Although identified more than 100 years ago, researchers have only actively been studying the symptoms, causes, risk factors, and treatment of Alzheimer’s disease since the mid-1970s. While we do not know what initiates Alzheimer’s, we do know the disease is damaging and progressive, and like other common chronic conditions, probably a result of multiple factors. Researchers believe that the accumulation of senile plaques – comprised of the toxic beta-amyloid protein – and neurofibrillary tangles – aggregates of the tau protein – in the brain contribute to the development of Alzheimer’s disease. These neuropathological markers of AD start developing as early as 20 to 30 years before the onset of clinically noticeable symptoms. As more and more plaques and tangles form in particular areas of the brain, neurons begin to lose their ability to function and communicate with one another and die. Neurons are a vital part of the communication within the brain, allowing information and signals to be detected and transferred. In Alzheimer’s disease, abnormal accumulation of plaques and tangles cause neuron cells to die, leading to dramatic shrinkage and cell loss affecting areas of the brain that are responsible for memories, thoughts, sensations, emotions, movements, and skills.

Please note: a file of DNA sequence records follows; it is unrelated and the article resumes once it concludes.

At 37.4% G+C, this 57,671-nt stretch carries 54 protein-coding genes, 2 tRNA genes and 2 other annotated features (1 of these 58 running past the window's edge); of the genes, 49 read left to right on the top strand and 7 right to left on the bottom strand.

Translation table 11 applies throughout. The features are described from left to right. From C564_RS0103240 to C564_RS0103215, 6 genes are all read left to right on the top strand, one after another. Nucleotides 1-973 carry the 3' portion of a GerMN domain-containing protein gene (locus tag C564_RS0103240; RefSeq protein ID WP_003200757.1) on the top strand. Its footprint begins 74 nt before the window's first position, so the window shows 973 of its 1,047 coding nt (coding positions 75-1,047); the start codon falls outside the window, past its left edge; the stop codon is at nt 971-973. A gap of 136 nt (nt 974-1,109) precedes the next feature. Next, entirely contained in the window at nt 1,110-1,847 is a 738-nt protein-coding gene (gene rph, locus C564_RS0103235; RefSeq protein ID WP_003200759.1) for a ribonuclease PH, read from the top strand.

Mild Cognitive Impairment (MCI)
Mild Cognitive Impairment (MCI) is widely considered a transitional state between normal aging and Alzheimer’s or another dementia. In MCI, memory and/or other cognitive difficulties (e.g., language, visual-spatial skills) disrupt everyday life (e.g., missing appointments) and are noticeable to the person affected and/or others (e.g., family, friends, work colleagues), but are not severe enough to interfere with basic living skills. Click here to learn more about the transition from normal aging to Alzheimer’s disease or another dementia.